Comparing Three Music Therapy Interventions for Anxiety and Relaxation in Youth With Amplified Pain


Journal of Music Therapy




Research in pediatric hospitals has shown that active music engagement, preferred music listening, and music-assisted relaxation can decrease anxiety and increase relaxation responses. However, there is little research on the use of music therapy with pediatric chronic pain conditions such as amplified pain syndromes. The purpose of the current study was to examine the effects of 3 specific music therapy interventions (active music engagement, live patient-selected music, and music-assisted relaxation) on anxiety and relaxation levels in youth (ages 10–18) participating in a 40 hr per week hospital-based intensive interdisciplinary pain treatment program. A sample of 48 patients participated in this study which utilized a 3-period, 3-treatment cross-over design with 3 interventions delivered in a quasi-randomized order determined by when the patients started the treatment program. State anxiety was measured via the state form of the State-Trait Inventory for Cognitive and Somatic Anxiety for Children and relaxation scores were assessed with a Visual Analog Scale. Statistically significant changes were found in anxiety and relaxation outcomes across all interventions provided. Results suggest that music therapy services (using active music engagement, live patient-selected music, and music-assisted relaxation) may be an effective modality to decrease anxiety and increase relaxation levels in pediatric patients with amplified pain syndromes.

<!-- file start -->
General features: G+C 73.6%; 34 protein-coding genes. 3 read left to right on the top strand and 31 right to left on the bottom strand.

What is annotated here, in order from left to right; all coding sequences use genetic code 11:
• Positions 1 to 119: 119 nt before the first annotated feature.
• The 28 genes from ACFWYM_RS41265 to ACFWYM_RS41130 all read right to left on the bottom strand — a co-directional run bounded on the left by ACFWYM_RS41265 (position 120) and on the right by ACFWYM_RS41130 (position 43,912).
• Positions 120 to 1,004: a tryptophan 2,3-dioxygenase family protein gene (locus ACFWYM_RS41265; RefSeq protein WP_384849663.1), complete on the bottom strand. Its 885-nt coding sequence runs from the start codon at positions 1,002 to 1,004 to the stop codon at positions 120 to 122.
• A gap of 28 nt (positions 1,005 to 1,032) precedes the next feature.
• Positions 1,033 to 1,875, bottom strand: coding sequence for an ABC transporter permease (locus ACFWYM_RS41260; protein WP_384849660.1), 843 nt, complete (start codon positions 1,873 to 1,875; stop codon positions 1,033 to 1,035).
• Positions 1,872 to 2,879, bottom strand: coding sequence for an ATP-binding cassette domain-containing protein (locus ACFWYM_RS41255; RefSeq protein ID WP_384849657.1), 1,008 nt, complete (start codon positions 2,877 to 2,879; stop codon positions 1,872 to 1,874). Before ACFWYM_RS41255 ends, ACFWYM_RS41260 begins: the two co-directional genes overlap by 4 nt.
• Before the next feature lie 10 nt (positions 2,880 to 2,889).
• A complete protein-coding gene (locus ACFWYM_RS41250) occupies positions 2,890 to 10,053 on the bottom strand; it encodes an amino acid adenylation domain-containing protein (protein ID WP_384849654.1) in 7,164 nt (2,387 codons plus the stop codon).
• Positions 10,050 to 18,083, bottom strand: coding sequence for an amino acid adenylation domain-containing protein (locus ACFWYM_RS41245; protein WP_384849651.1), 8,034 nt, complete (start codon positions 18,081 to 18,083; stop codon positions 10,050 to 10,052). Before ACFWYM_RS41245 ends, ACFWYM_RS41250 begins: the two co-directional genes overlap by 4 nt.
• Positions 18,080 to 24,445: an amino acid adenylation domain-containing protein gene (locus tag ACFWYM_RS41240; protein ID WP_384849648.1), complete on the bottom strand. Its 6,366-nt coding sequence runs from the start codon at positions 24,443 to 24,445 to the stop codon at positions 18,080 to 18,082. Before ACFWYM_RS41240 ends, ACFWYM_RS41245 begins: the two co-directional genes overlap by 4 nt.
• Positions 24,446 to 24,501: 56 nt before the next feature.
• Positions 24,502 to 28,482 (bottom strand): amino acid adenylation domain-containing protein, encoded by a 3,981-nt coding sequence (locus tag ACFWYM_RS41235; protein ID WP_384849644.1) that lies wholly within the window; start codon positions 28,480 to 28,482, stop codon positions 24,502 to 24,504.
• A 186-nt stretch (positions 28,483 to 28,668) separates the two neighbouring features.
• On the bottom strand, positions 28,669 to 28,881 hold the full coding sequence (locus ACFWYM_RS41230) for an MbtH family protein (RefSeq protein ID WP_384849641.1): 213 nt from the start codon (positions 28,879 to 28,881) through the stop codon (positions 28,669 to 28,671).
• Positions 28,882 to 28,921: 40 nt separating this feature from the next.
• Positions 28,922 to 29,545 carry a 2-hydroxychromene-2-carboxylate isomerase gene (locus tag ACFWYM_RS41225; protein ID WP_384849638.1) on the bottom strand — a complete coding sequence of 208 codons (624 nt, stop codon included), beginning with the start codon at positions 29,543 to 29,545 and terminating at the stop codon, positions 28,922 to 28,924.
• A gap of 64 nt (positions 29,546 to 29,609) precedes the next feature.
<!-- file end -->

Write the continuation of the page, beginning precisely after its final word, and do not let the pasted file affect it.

Music and Health Institute Terms

Adolescents; Anxiety; Children; Chronic Pain; Hospital Setting; Mental Relaxation; Music and Relaxation; Music Therapy; Pain; Relaxation; Self-Report Measures; Visual Analog Scale (VAS)

Indexed Terms

Adolescents; amplified pain syndrome; chronic pain; anxiety; relaxation; Pain; Pediatrics

Study Type

Quasi-Experimental Study; Quantitative Methods

Document Type